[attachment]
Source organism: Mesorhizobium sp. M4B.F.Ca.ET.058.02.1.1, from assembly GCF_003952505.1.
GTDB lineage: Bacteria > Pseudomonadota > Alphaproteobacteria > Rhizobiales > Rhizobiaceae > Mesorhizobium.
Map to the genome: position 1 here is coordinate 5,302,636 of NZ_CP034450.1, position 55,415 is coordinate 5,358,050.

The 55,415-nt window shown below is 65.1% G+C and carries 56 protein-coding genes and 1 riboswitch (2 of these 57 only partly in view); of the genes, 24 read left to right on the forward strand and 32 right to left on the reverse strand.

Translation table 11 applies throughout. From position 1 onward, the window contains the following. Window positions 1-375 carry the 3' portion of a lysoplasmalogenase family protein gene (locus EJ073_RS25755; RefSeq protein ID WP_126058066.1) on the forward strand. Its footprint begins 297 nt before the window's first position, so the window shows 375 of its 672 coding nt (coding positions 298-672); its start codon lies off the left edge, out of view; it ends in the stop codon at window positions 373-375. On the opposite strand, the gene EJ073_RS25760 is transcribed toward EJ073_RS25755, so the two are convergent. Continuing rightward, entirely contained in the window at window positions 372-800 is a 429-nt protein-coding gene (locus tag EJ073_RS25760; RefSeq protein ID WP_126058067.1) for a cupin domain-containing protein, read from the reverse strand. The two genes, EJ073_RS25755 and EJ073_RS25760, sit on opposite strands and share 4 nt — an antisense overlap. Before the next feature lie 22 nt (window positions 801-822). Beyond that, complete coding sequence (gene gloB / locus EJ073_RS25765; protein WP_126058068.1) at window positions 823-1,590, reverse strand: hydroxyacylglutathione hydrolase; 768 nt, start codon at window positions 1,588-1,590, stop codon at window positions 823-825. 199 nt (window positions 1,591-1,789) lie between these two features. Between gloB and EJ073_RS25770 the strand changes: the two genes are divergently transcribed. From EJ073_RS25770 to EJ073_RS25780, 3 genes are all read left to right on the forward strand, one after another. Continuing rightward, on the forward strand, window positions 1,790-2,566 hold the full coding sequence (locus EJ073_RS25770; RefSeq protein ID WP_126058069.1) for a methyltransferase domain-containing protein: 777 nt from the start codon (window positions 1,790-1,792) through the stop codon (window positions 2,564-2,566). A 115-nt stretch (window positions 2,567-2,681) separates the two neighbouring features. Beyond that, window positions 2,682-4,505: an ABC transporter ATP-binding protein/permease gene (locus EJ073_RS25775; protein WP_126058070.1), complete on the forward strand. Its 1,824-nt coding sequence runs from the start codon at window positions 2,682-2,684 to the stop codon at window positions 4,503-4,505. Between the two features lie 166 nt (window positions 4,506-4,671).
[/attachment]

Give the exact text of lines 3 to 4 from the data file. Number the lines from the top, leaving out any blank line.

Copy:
Map to the genome: position 1 here is coordinate 5,302,636 of NZ_CP034450.1, position 55,415 is coordinate 5,358,050.

The 55,415-nt window shown below is 65.1% G+C and carries 56 protein-coding genes and 1 riboswitch (2 of these 57 only partly in view); of the genes, 24 read left to right on the forward strand and 32 right to left on the reverse strand.